This LIDAR image shows trees in valleys are taller, shown in red, while trees at mountaintops are shorter, noted in green.

Research suggests that mountain forests with their complex terrain are better at storing carbon dioxide and providing water to humans than flatland forests, both of which have implications for land-use policy makers.

Tyson Swetnam, a scientific analyst at CyVerse, led the study. CyVerse, which is a project funded by the National Science Foundation and led by the University of Arizona, designs computer infrastructure for life-sciences research and trains scientists how to use it to compute large amounts of complex data.

Swetnam collected data from reflected light pulses off the surface of the earth to map the height of the trees and elevation. While looking through cross sections of this 3-D map, he noticed an interesting pattern.

A new idea sprouts

The trees on the valley floors were much taller and fuller than the trees on steep slopes and mountaintops, or as an ecologist would say, they had more biomass. The more biomass a tree has, the more carbon dioxide — a greenhouse gas — it has expunged from the air.

“When we first saw the picture ... it was like, ‘Oh my goodness, this is so much greater than we thought it could possibly be. It’s widespread,’” said Paul Brooks, professor of hydrology at the University of Utah and co-author of this study, which was published in the online science journal Ecosphere.

Swetnam explained that as water and soil move downhill, they collect on flatter slopes and valley bottoms creating favorable environments for trees to grow large and healthy.

The discovery adds a twist to ecologists’ current explanation that as elevation increases, so does biomass. The reasoning is that higher elevations usually mean more rainfall and cooler temperatures, the preferred climate for trees.

Swetnam pointed out that this is an incomplete picture. The variation in topography that mountains provide actually creates pockets for trees to thrive.

Mountains also create clouds that produce rain, a process not possible in flatland forests. Moreover, they capture and direct water and soil, making the view of forest ecosystems richer than previously thought.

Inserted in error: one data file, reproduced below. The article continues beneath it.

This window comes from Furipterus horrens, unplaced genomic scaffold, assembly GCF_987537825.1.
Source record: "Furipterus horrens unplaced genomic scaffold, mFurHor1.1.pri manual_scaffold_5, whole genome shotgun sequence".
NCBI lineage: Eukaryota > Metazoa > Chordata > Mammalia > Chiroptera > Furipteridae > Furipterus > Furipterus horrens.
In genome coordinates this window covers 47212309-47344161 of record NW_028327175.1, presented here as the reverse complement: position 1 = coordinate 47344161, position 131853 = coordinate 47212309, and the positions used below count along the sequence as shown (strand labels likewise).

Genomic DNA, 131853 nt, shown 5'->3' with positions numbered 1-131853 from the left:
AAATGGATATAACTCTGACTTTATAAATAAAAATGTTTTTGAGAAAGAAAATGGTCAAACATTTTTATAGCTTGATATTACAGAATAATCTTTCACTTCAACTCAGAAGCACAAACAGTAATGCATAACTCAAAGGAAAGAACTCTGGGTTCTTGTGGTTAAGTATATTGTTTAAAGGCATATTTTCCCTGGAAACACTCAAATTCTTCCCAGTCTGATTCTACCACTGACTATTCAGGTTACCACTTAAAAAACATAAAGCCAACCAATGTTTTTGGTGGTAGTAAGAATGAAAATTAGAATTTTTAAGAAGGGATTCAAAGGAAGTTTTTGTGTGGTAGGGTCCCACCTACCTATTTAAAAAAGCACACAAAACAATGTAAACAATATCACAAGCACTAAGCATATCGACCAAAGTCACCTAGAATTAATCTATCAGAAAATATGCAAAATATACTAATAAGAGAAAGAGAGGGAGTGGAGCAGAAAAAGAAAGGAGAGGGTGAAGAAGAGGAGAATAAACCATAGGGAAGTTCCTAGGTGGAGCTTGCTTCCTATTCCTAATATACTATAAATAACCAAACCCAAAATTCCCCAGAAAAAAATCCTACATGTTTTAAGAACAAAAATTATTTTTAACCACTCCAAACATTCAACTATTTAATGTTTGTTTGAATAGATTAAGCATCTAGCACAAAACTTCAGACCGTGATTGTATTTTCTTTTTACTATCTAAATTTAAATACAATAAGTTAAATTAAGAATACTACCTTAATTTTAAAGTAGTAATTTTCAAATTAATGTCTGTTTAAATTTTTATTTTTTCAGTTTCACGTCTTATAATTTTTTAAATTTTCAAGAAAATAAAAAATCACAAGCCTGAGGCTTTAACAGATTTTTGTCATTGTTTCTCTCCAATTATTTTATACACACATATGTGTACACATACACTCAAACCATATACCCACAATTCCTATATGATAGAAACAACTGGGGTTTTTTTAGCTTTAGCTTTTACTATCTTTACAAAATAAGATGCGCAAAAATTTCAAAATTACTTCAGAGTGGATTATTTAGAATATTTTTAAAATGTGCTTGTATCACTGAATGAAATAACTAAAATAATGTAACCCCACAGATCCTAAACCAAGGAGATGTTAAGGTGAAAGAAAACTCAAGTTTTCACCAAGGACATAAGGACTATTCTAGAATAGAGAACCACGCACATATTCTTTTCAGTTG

Researchers studied a forest in Colorado but said this pattern is consistent across different kinds of forests around the world, including the mountain forests in Southern Arizona.

Ultimately, Swetnam said, what his study reveals is that “It’s not just a pure elevation thing. It becomes a topographic position thing.”

The roots of society

Society as a whole relies heavily on forests, Brooks said, so understanding how they work as a system is beneficial to us.

Trees take in carbon dioxide, sunlight, water and nutrients from the soil to build the various parts of the tree. In doing so, they remove carbon dioxide from the air.

“As trees get bigger, they’re storing more carbon,” Swetnam said. “But they’re also doing more metabolism because there’s more leaves on these big trees. So not only are they bigger, but they’re also pulling in more carbon.”

And knowing where trees can grow biggest and densest is important, said Swetnam.

“If you’re calculating continental-scale carbon budgets for an imaginary carbon tax, you could be off (in your predictions),” he said. “So how are we going to calculate large-scale carbon dynamics if we don’t have the right kind of maps?”

There’s another benefit to trees: They have the ability to affect the amount and quality of water that is available to humans.

If there are too many trees, they absorb so much snowmelt and rainwater that not much flows downstream. Too few trees would allow water and snow to evaporate quickly. In either case, that doesn’t leave much water for us downstream.

“You actually get the most amount of water when you have a moderately dense forest,” Brooks said.

Forest management

All of this ties back to how different topography impacts tree growth, and ultimately influences conversations about how to manage forest land, especially in the face of climate change.

“We’re going to experience more frequent droughts. It’s going to get hotter and drier,” Brooks said, adding that certain places, like the valley bottoms of mountainous terrain, can be less susceptible to drought.

Rain and snow “can fall and do no one good, or it can go to trees to sequester carbon or go downstream for people,” Brooks said, depending on how the land is managed.

“If we help our forests develop in a more natural state, no designer forests, by understanding forest structure and what controls it, we have the ability to minimize wasted water,” Brooks said.

“From the water perspective,” said Laura Briefer, water manager with the Salt River Project utility district, “we’ve always understood that healthy forests in mountainous areas are important for water retention and filtration and generally help systems work more efficiently and effectively.”

Contact Mikayla Mace at mmace@tucson.com or 573-4158. On Twitter @mikaylagram